Remaining highly analytical and rational in your decision-making while still being creative and aspirational is a tough combination for any person, or even for a team, to have. Achieving that balance takes a lot of disciplined thinking. You need to stay grounded in reality, be willing to question yourself, and go back to first principles while still relentlessly moving forward. It’s a mindset anyone can learn, but that requires constant discipline to maintain.
Most organisations lack discipline
Even if you are a good innovator, and have a great team that ticks all the boxes we’ve talked about above, it doesn’t mean that you’re automatically going to succeed.
One of the biggest barriers is the lack of organisational discipline. This is common for both startups and large organisations alike.
The idea is simple to understand. Just like an individual must remain focused to become great at something, so does an organisation.
You need to make tough choices to have a clear strategy. That means saying no to a lot of things, so that you can focus on the things that will truly make a difference.
Sometimes you might have to keep investing in these truly strategically important areas, even if there’s no quantifiable ROI in the near term. Again, at the same time, the organisation needs the discipline to not think about sunk costs and ruthlessly kill innovation projects that have proven to not be able to live up to their potential in order to free up resources for the ones that have the best odds of success.
That might sound like a paradoxical combination, and to a certain extent, it is. But that’s what makes it interesting.
On the execution side, you need a lot of discipline to have clear roles and set clear goals so that people have the prerequisites for succeeding, but also leave innovators with enough freedom to explore the best way to reach those goals. Again, that is a difficult combination to achieve. It requires a lot of discipline at all levels of the organisation.
In our experience, most organisations just aren’t there yet, even if many individuals within the organisation would be, and that is a big barrier for innovation. As a result, corporate innovators often end up burning out or losing their motivation just trying to navigate the maze of organisational hierarchy for one permission and approval after another before they even get to start working on an innovation. That is a clear sign of an organisation that isn’t disciplined – or alternatively has chosen to not innovate.
Discipline in practice
We’ve covered a lot of ground, and most of that has been pretty abstract, so before we wrap up, I’ll share a more practical example with you.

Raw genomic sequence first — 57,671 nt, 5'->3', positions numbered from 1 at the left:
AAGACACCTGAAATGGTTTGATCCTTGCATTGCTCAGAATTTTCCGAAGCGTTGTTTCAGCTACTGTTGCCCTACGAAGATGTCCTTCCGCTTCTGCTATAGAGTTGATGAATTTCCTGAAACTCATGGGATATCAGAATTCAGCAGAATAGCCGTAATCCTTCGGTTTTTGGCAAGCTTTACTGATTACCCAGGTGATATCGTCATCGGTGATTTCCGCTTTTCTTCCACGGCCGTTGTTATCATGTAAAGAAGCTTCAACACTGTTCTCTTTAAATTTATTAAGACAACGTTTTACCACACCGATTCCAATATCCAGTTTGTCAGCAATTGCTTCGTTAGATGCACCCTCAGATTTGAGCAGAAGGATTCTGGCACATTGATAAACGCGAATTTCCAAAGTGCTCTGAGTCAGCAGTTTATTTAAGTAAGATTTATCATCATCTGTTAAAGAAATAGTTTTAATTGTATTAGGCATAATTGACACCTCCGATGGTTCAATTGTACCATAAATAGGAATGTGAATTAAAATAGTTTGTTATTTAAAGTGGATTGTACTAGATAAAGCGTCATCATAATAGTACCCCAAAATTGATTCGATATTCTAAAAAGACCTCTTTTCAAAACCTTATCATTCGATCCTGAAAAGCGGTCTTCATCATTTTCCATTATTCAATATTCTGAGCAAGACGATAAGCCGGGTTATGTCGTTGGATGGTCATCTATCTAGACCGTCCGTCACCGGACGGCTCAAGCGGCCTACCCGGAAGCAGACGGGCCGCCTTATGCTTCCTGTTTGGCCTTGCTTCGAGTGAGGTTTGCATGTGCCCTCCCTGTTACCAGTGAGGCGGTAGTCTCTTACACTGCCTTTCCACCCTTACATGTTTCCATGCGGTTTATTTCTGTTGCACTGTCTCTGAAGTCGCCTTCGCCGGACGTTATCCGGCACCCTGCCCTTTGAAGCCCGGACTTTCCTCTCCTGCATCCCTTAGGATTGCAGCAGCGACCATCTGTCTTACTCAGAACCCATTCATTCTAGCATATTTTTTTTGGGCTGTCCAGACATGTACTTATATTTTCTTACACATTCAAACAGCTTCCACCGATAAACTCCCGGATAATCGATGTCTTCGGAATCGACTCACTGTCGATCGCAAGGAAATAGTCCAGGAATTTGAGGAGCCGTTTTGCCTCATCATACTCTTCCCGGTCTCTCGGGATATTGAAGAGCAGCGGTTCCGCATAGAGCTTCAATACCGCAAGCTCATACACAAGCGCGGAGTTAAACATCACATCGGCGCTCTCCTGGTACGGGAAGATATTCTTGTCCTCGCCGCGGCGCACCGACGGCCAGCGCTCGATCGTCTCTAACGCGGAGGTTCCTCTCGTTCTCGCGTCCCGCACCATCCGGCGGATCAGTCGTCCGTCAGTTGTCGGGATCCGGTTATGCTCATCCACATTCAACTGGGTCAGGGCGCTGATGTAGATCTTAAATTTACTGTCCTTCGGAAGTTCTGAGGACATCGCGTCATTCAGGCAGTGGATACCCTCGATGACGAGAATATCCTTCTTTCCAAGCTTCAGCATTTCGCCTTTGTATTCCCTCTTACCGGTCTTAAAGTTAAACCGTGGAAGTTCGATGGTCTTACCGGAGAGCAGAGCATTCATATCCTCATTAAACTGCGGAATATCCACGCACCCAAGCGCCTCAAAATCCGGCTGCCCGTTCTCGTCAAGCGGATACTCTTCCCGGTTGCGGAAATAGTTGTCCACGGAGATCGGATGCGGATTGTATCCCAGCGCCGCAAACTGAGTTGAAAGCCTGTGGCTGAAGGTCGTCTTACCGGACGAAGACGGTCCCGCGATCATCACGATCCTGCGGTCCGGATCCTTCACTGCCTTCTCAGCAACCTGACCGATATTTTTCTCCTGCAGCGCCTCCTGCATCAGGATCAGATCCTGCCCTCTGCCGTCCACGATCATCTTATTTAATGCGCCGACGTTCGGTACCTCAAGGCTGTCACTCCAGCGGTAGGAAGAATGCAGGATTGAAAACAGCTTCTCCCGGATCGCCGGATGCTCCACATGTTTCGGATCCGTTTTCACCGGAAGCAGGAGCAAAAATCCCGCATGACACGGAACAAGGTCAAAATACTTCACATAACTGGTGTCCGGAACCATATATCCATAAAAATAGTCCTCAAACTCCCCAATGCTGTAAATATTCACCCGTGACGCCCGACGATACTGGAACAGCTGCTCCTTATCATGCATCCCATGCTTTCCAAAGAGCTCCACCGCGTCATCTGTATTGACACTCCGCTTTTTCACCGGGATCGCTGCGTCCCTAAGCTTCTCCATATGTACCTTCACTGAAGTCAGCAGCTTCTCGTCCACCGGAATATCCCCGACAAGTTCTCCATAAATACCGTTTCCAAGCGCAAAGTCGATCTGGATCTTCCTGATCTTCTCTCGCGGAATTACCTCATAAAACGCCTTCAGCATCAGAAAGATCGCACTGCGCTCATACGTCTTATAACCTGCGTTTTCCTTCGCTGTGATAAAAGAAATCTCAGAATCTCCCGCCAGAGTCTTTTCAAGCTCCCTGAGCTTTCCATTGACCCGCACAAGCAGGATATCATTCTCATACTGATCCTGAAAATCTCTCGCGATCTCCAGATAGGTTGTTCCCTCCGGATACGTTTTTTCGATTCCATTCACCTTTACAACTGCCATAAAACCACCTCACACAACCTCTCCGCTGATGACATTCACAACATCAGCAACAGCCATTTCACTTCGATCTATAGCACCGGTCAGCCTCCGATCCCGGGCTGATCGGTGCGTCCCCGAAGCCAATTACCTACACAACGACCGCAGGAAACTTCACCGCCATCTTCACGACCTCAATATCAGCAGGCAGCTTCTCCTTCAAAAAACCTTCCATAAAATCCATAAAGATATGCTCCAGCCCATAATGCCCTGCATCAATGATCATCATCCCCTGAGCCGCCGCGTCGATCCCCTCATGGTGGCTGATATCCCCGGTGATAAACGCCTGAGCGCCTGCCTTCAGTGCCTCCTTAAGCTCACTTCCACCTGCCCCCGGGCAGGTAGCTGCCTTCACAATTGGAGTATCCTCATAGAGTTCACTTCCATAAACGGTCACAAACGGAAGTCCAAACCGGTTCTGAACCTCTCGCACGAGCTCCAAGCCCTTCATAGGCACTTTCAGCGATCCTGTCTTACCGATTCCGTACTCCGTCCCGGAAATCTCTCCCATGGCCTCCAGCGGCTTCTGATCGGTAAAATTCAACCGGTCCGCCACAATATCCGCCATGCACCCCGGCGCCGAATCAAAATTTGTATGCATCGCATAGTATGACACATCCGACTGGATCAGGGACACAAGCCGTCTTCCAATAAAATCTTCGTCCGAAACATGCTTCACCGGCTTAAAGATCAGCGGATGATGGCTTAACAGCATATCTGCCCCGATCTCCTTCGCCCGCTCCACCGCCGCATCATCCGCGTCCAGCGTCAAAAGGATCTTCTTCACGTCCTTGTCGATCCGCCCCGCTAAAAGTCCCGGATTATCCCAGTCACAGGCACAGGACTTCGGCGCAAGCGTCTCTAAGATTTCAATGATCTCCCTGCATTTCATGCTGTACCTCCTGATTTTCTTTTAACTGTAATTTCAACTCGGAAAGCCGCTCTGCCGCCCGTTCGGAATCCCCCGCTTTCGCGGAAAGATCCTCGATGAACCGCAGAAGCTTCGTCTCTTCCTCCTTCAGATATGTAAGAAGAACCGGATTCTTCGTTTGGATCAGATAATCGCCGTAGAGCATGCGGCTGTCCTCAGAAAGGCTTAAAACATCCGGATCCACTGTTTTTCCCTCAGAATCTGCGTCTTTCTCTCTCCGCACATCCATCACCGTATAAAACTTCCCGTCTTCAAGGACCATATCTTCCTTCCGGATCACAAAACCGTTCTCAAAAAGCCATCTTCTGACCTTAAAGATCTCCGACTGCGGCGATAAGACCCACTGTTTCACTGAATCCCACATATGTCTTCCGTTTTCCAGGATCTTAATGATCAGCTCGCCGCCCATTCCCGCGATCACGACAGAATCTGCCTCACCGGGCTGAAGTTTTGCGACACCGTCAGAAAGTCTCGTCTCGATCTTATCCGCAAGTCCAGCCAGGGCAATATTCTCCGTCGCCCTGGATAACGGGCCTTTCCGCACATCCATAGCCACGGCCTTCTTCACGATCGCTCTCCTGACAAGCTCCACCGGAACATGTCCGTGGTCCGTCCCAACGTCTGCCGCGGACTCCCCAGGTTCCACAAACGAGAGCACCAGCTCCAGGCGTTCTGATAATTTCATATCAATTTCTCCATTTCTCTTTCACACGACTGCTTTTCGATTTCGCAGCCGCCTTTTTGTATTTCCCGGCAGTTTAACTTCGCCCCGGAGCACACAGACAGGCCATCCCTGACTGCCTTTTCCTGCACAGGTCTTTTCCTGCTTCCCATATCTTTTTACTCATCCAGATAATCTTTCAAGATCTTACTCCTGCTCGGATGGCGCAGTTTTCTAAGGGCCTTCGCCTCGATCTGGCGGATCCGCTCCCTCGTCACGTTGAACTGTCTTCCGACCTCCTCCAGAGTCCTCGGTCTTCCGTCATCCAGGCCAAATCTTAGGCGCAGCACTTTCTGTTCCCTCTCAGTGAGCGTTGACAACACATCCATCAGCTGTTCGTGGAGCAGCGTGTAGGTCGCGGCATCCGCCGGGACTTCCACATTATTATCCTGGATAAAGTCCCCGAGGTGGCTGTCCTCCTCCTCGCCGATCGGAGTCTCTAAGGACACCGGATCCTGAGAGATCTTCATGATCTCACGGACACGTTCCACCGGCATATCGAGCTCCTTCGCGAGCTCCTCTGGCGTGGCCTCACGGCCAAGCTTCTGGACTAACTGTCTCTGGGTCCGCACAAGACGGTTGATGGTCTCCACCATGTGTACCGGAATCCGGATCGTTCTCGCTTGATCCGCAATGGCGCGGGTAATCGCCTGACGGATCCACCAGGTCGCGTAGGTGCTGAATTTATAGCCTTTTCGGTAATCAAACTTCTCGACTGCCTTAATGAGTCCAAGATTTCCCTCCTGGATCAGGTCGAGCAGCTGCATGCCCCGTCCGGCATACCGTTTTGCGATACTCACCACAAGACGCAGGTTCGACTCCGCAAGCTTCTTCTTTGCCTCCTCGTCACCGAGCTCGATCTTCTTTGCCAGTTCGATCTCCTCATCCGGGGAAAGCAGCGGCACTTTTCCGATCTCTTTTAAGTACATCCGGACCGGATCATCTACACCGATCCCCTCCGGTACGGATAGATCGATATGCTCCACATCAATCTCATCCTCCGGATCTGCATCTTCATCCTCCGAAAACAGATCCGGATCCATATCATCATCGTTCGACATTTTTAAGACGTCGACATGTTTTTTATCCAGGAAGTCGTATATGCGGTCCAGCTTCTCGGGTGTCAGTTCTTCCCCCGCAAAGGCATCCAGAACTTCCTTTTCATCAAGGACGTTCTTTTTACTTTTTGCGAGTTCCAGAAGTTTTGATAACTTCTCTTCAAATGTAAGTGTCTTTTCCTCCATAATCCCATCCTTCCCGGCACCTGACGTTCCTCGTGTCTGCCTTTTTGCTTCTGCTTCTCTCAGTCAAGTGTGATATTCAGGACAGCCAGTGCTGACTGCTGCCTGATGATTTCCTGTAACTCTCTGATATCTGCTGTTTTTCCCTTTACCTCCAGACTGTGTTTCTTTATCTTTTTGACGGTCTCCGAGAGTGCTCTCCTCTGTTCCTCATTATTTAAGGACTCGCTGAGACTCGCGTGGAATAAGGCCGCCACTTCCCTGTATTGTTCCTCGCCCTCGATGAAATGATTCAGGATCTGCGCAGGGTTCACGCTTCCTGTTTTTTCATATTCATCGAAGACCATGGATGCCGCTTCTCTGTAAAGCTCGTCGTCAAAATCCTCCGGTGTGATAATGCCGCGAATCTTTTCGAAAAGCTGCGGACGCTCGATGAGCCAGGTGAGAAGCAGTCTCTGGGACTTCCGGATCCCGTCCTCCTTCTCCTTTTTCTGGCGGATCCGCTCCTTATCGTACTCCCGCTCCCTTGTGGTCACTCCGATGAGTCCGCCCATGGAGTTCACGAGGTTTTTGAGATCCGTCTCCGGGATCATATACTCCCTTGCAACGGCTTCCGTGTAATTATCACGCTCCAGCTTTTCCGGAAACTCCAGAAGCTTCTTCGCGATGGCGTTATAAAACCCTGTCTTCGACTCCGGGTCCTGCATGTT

It’s a cliché to use Steve Jobs and Apple as an example for innovation, so I don’t usually like to do that. However, for this specific topic, I think it’s the perfect illustration because people usually see Jobs as this creative visionary and the ultimate ideas guy who couldn’t care less about processes or discipline.
But in fact, the first thing he did when coming back to Apple in 1997 wasn’t to come up with cool new products. It was to introduce a ton of discipline in everything they did and ruthlessly cut back on anything that didn’t truly help them innovate and create better products going forward.
First, he cut 70% of the products the company offered, and as a result, had to lay off 3,000 employees.
Jim Collins does a great job summarising some of the other actions in his book Great by Choice: ”They cut perks, stopped funding the corporate sabbatical program, improved operating efficiency, lowered overall cost structure, and got people focused on the intense ‘work all day and all of the night’ ethos that’d characterized Apple in its early years. Overhead costs fell. The cash-to-current-liabilities doubled, and then tripled.”
That provided Apple with the financial stability needed to invest in innovation and allowed them to focus their leadership and top talent purely on creating new innovations that ended up shaping the future of the company.
Also, from the Walter Isaacson biography of Jobs (which I highly recommend), it becomes obvious how diligent and disciplined Jobs and the rest of the team at Apple were in perfecting every little detail of their products, processes, and even the look of their stores (sometimes to a fault).
To conclude, it takes a lot of discipline to succeed at innovation. That discipline is at least as important as the creativity we usually associate with the term innovation. And, because it’s so underrated, I’d argue it’s the part most of us need to focus on. After all, it is that disciplined execution of an idea that usually makes the difference between those that succeed and fail.
Thomas Edison did a great job in summarising discipline when asked about his failed attempts at a lightbulb: “I have not failed. I have successfully found 10,000 ways that will not work.”
Discipline is, without a doubt, about putting in the work, but there’s a bit more to it than that. It’s also about staying focused and grounded in reality, both of which are well displayed in that quote.
Being disciplined, both as an individual as well as an organisation can be very challenging. The good thing is that it is a muscle that you can develop.
Even if it might not be immediately obvious, lack of discipline either as an individual or as an organisation, is the root cause behind a significant portion of challenges organisations face when trying to innovate.
To be frank, being disciplined, both as an individual as well as an organisation, for extended periods of time can be very challenging. The good thing is that it is, figuratively speaking, a muscle that you can develop. Most would-be innovators and leaders just aren’t quite there yet.
If you recognise yourself or your organisation from this article, there’s no need to hide that – and there’s nothing to be ashamed of. We’ve all been there. Each of us has areas in our life where we lack discipline, or at the very least, times when we’ve failed to keep that up.
In fact, as an individual or organisation, you need to be honest and admit that this is a problem for you. Once you do, you can take steps to address that, and you’ll be much closer to becoming a successful innovator.
This article was originally published in Viima’s blog.